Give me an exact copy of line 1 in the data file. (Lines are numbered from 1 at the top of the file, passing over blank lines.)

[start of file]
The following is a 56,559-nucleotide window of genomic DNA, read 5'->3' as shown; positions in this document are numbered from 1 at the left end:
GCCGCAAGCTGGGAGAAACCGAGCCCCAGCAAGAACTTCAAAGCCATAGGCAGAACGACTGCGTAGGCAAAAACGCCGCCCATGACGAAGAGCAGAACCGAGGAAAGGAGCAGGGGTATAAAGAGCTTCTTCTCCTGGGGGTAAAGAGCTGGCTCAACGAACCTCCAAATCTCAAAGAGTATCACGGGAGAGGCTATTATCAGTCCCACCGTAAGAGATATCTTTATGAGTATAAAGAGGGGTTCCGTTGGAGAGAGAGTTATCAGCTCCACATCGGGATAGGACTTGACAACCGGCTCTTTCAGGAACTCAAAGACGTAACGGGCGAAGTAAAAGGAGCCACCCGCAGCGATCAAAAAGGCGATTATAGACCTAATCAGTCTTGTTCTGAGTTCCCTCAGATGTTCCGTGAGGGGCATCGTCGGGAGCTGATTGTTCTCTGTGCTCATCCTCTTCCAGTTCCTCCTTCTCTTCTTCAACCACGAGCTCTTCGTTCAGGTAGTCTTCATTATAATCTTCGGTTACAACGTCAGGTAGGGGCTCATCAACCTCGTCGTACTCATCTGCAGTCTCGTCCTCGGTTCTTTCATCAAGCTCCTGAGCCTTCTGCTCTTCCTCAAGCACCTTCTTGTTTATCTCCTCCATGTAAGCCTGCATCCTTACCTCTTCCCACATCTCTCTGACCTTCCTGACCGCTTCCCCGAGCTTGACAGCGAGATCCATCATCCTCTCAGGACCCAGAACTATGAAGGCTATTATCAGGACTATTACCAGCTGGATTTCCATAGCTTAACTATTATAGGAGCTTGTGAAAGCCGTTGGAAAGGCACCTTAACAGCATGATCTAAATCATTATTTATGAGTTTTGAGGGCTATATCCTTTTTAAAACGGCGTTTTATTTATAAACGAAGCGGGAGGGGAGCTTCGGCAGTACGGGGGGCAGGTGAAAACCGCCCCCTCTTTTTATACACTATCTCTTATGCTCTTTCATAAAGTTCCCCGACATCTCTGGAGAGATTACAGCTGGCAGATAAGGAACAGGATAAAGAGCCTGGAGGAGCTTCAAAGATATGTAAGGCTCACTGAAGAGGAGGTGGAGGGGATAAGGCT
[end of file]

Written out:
The following is a 56,559-nucleotide window of genomic DNA, read 5'->3' as shown; positions in this document are numbered from 1 at the left end: